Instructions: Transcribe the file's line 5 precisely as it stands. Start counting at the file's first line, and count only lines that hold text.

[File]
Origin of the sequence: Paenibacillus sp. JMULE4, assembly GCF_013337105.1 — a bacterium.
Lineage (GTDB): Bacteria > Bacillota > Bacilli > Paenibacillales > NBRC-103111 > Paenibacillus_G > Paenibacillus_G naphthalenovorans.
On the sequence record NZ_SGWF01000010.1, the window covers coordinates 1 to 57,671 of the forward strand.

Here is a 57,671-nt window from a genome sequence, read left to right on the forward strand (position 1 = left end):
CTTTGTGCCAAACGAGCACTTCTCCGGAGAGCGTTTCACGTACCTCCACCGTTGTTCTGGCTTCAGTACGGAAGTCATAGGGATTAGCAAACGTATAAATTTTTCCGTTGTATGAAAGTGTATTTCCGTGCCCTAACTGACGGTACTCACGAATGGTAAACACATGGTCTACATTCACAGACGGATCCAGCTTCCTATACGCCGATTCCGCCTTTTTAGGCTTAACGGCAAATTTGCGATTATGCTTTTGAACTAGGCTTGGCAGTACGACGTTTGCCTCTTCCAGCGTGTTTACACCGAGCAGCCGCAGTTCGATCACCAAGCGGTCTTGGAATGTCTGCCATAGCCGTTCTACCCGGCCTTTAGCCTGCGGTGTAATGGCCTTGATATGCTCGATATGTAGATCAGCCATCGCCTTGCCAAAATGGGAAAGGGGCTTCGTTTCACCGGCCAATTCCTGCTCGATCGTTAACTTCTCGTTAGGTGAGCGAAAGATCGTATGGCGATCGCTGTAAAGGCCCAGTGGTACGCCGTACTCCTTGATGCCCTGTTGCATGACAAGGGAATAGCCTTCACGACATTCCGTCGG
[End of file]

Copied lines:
CTTTGTGCCAAACGAGCACTTCTCCGGAGAGCGTTTCACGTACCTCCACCGTTGTTCTGGCTTCAGTACGGAAGTCATAGGGATTAGCAAACGTATAAATTTTTCCGTTGTATGAAAGTGTATTTCCGTGCCCTAACTGACGGTACTCACGAATGGTAAACACATGGTCTACATTCACAGACGGATCCAGCTTCCTATACGCCGATTCCGCCTTTTTAGGCTTAACGGCAAATTTGCGATTATGCTTTTGAACTAGGCTTGGCAGTACGACGTTTGCCTCTTCCAGCGTGTTTACACCGAGCAGCCGCAGTTCGATCACCAAGCGGTCTTGGAATGTCTGCCATAGCCGTTCTACCCGGCCTTTAGCCTGCGGTGTAATGGCCTTGATATGCTCGATATGTAGATCAGCCATCGCCTTGCCAAAATGGGAAAGGGGCTTCGTTTCACCGGCCAATTCCTGCTCGATCGTTAACTTCTCGTTAGGTGAGCGAAAGATCGTATGGCGATCGCTGTAAAGGCCCAGTGGTACGCCGTACTCCTTGATGCCCTGTTGCATGACAAGGGAATAGCCTTCACGACATTCCGTCGG